Seven strains of human coronaviruses are known:

  1. Human coronavirus 229E (HCoV-229E)
  2. Human coronavirus OC43 (HCoV-OC43)
  3. Severe acute respiratory syndrome coronavirus (SARS-CoV)
  4. Human coronavirus NL63 (HCoV-NL63, New Haven coronavirus)
  5. Human coronavirus HKU1
  6. Middle East respiratory syndrome-related coronavirus (MERS-CoV), previously known as novel coronavirus 2012 and HCoV-EMC
  7. Severe acute respiratory syndrome coronavirus 2 (SARS-CoV-2), previously known as 2019-nCoV or "novel coronavirus 2019"

The coronaviruses HCoV-229E, -NL63, -OC43, and -HKU1 continually circulate in the human population and cause respiratory infections in adults and children world-wide.[38]

Outbreaks of coronavirus-related diseases[edit]

Outbreaks of coronavirus types of relatively high mortality are as follows:

Outbreak Virus type Deaths
2003 severe acute respiratory syndrome outbreak SARS-CoV 774[39]
2012 Middle East respiratory syndrome coronavirus outbreak MERS-CoV Over 400[40]
2015 Middle East respiratory syndrome outbreak in South Korea MERS-CoV 36[41]
2018 Middle East respiratory syndrome outbreak MERS-CoV 41[42]
2019–20 coronavirus pandemic SARS-CoV-2 At least 497,442[43]

Severe acute respiratory syndrome (SARS)[edit]

In 2003, following the outbreak of severe acute respiratory syndrome (SARS) which had begun the prior year in Asia, and secondary cases elsewhere in the world, the World Health Organization (WHO) issued a press release stating that a novel coronavirus identified by a number of laboratories was the causative agent for SARS. The virus was officially named the SARS coronavirus (SARS-CoV). Over 8,000 people were infected, about 10% of whom died.[24]

Middle East respiratory syndrome (MERS)[edit]

In September 2012, a new type of coronavirus was identified, initially called Novel Coronavirus 2012, and now officially named Middle East respiratory syndrome coronavirus (MERS-CoV).[44][45] The World Health Organization issued a global alert soon after.[46] The WHO update on 28 September 2012 stated that the virus did not seem to pass easily from person to person.[47] However, on 12 May 2013, a case of human-to-human transmission in France was confirmed by the French Ministry of Social Affairs and Health.[48] In addition, cases of human-to-human transmission were reported by the Ministry of Health in Tunisia. Two confirmed cases involved people who seemed to have caught the disease from their late father, who became ill after a visit to Qatar and Saudi Arabia. Despite this, it appears that the virus had trouble spreading from human to human, as most individuals who are infected do not transmit the virus.[49] By 30 October 2013, there were 124 cases and 52 deaths in Saudi Arabia.[50]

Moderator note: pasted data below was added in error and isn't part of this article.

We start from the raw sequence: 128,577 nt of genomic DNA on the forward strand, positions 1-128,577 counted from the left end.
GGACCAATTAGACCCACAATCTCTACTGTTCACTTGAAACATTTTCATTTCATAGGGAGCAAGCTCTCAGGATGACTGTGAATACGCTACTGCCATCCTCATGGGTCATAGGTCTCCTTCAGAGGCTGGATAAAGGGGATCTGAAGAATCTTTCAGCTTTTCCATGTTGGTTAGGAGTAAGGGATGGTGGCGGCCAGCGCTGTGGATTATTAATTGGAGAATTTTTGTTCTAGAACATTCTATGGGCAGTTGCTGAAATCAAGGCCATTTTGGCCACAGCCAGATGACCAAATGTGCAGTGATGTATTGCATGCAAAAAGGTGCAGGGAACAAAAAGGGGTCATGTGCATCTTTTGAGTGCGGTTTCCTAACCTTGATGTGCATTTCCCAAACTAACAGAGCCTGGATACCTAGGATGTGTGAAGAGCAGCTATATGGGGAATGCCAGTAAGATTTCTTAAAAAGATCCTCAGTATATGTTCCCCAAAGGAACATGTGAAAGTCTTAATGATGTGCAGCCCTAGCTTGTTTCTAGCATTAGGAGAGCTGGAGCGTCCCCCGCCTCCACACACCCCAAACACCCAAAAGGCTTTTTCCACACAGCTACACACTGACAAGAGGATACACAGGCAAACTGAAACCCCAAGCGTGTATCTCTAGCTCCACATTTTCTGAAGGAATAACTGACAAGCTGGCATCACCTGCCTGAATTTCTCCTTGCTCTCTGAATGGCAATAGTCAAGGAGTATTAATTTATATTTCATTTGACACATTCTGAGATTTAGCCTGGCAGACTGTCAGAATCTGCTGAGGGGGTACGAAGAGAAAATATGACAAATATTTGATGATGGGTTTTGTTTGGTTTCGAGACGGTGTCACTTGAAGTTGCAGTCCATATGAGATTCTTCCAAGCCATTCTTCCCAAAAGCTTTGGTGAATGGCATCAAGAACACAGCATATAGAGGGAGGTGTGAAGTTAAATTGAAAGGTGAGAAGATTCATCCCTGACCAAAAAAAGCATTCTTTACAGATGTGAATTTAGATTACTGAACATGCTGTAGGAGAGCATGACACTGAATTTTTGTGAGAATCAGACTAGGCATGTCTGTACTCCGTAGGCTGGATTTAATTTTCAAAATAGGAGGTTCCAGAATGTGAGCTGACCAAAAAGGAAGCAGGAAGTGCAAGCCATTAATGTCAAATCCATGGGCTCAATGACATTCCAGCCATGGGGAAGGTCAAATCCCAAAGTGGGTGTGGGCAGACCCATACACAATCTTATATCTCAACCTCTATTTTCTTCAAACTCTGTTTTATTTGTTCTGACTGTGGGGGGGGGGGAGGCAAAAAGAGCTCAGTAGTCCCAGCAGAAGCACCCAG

After the Dutch Erasmus Medical Centre sequenced the virus, the virus was given a new name, Human Coronavirus–Erasmus Medical Centre (HCoV-EMC). The final name for the virus is Middle East respiratory syndrome coronavirus (MERS-CoV). In May 2014, the only two United States cases of MERS-CoV infection were recorded, both occurring in healthcare workers who worked in Saudi Arabia and then travelled to the U.S. One was treated in Indiana and one in Florida. Both of these individuals were hospitalized temporarily and then discharged.[51]

In May 2015, an outbreak of MERS-CoV occurred in the Republic of Korea, when a man who had traveled to the Middle East, visited 4 hospitals in the Seoul area to treat his illness. This caused one of the largest outbreaks of MERS-CoV outside the Middle East.[52] As of December 2019, 2,468 cases of MERS-CoV infection had been confirmed by laboratory tests, 851 of which were fatal, a mortality rate of approximately 34.5%.[53]

Coronavirus disease 2019 (COVID-19)[edit]

Characteristics of patients
who have been infected with
SARS-CoV-2, MERS-CoV, and SARS-CoV[54] ()
SARS-CoV-2[lower-alpha 1] MERS-CoV SARS-CoV
Detection date December 2019 June 2012 November 2002
Detection place Wuhan, China Jeddah, Saudi Arabia Guangdong, China
Age average 49 56 39.9
Age range[clarification needed] 21–76 14–94 1–91
Male:female ratio 2.7:1 3.3:1 1:1.25
Confirmed cases 109,835[lower-alpha 2] 2494 8096
Case fatality rate 3,803[lower-alpha 2] (3.5%) 858 (37%) 744 (10%)
Health-care workers 16[lower-alpha 3] 9.8% 23.1%
Fever 40 (98%) 98% 99–100%
Dry cough 31 (76%) 47% 29–75%
Dyspnea 22 (55%) 72% 40–42%
Diarrhea 1 (3%) 26% 20–25%
Sore throat 0 21% 13–25%
Ventilatory support 9.8% 80% 14–20%
  1. Symptoms were based on the first 41 patients.
  2. 2.0 2.1 Data as of 8 March 2020.
  3. Data as of 21 January 2020; other data up to 21 January 2020. Published on 24 January 2020.

In December 2019, a pneumonia outbreak was reported in Wuhan, China.[55] On 31 December 2019, the outbreak was traced to a novel strain of coronavirus,[56] which was given the interim name 2019-nCoV by the World Health Organization (WHO),[57][58][59] later renamed SARS-CoV-2 by the International Committee on Taxonomy of Viruses. Some researchers have suggested that the Huanan Seafood Market may not be the original source of viral transmission to humans.[60][61]